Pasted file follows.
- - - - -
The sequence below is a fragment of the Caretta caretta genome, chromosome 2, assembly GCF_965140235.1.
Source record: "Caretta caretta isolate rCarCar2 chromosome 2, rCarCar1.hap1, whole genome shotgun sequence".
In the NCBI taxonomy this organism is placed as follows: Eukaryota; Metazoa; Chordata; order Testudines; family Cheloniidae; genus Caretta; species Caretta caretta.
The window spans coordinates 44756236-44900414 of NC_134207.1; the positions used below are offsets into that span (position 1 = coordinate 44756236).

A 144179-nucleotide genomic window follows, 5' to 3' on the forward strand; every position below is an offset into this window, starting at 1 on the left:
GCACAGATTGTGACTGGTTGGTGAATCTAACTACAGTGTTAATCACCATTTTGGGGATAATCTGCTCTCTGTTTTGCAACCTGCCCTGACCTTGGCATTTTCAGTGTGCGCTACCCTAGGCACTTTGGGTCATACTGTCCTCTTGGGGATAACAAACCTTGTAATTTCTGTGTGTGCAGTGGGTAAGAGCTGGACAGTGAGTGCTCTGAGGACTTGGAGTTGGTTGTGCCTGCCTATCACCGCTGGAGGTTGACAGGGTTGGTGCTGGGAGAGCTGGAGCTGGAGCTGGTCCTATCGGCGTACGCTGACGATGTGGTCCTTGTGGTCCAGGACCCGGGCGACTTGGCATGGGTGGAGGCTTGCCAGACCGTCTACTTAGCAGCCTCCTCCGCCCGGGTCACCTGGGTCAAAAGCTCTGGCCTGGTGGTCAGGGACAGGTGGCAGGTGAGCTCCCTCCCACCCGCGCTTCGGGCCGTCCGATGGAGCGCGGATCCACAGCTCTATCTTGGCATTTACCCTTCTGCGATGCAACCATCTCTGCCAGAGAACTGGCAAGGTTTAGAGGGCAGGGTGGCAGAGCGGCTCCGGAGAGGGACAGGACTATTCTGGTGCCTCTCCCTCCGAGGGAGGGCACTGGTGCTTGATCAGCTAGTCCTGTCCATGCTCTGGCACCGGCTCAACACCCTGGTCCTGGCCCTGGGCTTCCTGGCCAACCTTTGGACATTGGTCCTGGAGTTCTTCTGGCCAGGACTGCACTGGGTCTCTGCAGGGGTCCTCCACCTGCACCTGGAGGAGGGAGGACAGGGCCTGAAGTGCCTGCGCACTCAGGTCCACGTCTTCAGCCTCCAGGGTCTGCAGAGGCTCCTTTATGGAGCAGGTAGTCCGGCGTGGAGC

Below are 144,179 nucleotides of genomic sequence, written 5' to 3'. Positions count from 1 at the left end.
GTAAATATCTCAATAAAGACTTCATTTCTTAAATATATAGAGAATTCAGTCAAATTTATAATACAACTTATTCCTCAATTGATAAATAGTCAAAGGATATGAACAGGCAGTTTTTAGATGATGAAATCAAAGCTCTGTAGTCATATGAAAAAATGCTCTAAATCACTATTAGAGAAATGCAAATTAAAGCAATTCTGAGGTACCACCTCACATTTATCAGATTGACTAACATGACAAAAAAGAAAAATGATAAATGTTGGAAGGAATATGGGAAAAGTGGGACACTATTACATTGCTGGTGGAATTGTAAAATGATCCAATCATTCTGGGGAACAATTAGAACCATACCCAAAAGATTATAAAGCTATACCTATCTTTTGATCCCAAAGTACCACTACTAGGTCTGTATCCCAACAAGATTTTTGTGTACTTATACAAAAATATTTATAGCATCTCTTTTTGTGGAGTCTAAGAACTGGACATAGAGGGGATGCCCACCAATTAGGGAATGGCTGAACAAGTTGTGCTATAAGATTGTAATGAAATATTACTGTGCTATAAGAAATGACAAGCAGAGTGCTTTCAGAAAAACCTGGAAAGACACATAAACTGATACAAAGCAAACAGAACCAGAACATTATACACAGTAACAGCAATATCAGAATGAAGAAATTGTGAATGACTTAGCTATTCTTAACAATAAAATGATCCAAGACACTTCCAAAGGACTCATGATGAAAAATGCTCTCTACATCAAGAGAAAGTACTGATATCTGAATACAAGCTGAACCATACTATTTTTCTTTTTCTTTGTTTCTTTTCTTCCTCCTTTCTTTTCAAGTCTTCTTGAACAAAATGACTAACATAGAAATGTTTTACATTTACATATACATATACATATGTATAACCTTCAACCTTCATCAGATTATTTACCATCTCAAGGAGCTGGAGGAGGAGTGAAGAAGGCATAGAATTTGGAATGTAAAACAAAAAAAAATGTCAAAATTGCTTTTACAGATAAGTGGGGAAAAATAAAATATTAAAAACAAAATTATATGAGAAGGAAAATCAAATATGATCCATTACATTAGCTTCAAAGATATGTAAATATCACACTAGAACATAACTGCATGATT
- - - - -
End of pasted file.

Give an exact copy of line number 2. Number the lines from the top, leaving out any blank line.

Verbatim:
Source record: "Caretta caretta isolate rCarCar2 chromosome 2, rCarCar1.hap1, whole genome shotgun sequence".